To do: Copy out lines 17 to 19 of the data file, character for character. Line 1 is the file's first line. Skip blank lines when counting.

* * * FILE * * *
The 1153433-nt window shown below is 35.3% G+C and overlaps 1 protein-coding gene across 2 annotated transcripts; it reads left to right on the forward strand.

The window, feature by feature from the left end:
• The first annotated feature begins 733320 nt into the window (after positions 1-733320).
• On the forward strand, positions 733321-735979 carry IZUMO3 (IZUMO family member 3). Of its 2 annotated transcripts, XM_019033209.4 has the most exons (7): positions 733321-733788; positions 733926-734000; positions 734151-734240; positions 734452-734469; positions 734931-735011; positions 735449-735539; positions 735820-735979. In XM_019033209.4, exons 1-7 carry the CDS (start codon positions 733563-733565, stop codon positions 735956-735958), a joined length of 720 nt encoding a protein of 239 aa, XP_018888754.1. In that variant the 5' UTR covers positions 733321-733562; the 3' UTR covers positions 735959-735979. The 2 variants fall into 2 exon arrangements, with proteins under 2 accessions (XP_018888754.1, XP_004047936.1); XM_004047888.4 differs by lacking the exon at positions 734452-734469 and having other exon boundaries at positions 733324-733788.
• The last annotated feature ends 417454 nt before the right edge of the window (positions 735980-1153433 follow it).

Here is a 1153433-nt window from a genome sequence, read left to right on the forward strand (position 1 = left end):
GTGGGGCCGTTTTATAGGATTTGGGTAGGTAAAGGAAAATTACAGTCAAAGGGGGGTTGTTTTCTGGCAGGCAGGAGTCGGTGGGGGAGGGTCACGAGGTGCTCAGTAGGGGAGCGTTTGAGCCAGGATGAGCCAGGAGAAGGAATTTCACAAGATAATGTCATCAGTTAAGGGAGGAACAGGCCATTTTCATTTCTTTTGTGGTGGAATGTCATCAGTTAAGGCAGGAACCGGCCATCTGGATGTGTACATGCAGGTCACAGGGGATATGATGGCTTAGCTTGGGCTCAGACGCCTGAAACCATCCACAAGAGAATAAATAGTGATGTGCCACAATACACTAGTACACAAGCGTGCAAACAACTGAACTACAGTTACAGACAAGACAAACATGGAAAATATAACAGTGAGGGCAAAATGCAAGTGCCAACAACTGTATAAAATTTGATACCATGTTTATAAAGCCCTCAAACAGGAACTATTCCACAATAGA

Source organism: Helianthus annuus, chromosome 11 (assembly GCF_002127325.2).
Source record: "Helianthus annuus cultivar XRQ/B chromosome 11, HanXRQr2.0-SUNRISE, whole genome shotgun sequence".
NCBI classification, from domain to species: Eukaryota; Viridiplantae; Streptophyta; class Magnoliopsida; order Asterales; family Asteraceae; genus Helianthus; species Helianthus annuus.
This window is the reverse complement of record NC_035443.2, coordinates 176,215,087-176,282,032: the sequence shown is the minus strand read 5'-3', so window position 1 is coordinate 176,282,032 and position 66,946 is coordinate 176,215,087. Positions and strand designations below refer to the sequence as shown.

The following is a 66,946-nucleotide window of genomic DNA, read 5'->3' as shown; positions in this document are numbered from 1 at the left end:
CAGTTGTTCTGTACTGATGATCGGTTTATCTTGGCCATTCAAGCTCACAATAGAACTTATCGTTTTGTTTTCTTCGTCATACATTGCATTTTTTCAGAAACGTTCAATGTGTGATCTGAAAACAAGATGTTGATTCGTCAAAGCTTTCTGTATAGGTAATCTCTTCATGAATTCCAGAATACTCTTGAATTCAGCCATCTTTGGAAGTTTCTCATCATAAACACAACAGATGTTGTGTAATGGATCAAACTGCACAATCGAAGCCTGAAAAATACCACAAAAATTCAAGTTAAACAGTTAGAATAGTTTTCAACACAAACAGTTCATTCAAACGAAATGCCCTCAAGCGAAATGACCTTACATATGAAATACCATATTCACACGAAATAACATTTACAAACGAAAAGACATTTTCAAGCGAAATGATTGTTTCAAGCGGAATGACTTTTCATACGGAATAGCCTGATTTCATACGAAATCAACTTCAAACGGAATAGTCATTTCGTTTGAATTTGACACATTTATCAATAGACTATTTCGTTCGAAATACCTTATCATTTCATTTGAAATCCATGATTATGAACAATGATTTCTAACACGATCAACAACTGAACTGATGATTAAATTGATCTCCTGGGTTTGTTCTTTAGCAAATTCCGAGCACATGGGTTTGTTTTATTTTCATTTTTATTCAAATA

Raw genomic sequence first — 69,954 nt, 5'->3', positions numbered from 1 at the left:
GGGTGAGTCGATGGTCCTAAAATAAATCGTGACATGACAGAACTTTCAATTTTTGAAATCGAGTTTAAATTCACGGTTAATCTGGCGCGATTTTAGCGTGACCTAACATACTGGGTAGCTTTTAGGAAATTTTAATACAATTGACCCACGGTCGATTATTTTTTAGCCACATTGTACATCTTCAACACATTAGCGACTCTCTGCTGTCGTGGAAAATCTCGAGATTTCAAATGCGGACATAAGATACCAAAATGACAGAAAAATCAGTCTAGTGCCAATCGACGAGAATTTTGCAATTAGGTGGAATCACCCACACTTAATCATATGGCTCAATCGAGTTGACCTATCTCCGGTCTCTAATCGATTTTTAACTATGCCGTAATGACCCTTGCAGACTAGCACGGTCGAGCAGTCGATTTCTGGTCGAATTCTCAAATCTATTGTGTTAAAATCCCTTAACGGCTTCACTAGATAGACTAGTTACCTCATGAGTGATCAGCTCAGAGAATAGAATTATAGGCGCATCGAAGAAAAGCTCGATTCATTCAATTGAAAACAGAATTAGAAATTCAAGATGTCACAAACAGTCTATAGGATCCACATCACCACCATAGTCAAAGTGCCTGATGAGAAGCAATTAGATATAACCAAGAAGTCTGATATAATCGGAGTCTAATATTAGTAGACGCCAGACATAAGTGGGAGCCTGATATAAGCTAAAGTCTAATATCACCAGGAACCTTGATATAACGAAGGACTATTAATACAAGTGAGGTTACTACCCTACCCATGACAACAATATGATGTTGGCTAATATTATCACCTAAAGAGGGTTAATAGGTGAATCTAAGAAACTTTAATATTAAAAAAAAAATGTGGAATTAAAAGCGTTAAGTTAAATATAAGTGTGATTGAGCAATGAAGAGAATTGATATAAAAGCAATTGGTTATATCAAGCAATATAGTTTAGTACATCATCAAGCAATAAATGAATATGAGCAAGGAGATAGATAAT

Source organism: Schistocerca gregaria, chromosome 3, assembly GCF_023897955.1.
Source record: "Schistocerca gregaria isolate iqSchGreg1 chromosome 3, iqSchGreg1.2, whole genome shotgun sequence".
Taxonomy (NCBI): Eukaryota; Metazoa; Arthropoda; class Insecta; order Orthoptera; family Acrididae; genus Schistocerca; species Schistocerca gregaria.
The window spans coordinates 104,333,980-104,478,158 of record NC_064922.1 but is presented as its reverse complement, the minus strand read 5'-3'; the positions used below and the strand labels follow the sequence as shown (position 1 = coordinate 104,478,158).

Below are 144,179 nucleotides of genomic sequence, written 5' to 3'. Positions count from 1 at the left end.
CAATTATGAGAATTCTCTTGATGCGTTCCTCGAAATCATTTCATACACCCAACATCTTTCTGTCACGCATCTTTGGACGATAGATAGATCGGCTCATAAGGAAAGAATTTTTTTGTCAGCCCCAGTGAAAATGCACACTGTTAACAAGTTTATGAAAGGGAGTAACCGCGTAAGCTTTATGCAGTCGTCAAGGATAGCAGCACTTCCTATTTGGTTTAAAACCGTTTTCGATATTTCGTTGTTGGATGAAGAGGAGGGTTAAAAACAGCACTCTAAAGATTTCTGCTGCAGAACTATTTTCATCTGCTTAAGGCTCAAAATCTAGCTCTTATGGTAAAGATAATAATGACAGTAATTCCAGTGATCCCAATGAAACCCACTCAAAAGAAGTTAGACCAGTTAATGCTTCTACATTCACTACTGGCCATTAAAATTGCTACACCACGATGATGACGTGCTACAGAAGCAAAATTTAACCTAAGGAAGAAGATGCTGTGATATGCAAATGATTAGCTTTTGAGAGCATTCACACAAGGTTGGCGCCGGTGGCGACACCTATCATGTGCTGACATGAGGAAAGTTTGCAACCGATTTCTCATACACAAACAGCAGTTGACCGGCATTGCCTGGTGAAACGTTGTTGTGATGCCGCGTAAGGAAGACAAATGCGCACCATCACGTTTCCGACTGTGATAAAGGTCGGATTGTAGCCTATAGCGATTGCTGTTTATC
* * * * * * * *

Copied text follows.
Source record: "Schistocerca gregaria isolate iqSchGreg1 chromosome 3, iqSchGreg1.2, whole genome shotgun sequence".
Taxonomy (NCBI): Eukaryota; Metazoa; Arthropoda; class Insecta; order Orthoptera; family Acrididae; genus Schistocerca; species Schistocerca gregaria.
The window spans coordinates 104,333,980-104,478,158 of record NC_064922.1 but is presented as its reverse complement, the minus strand read 5'-3'; the positions used below and the strand labels follow the sequence as shown (position 1 = coordinate 104,478,158).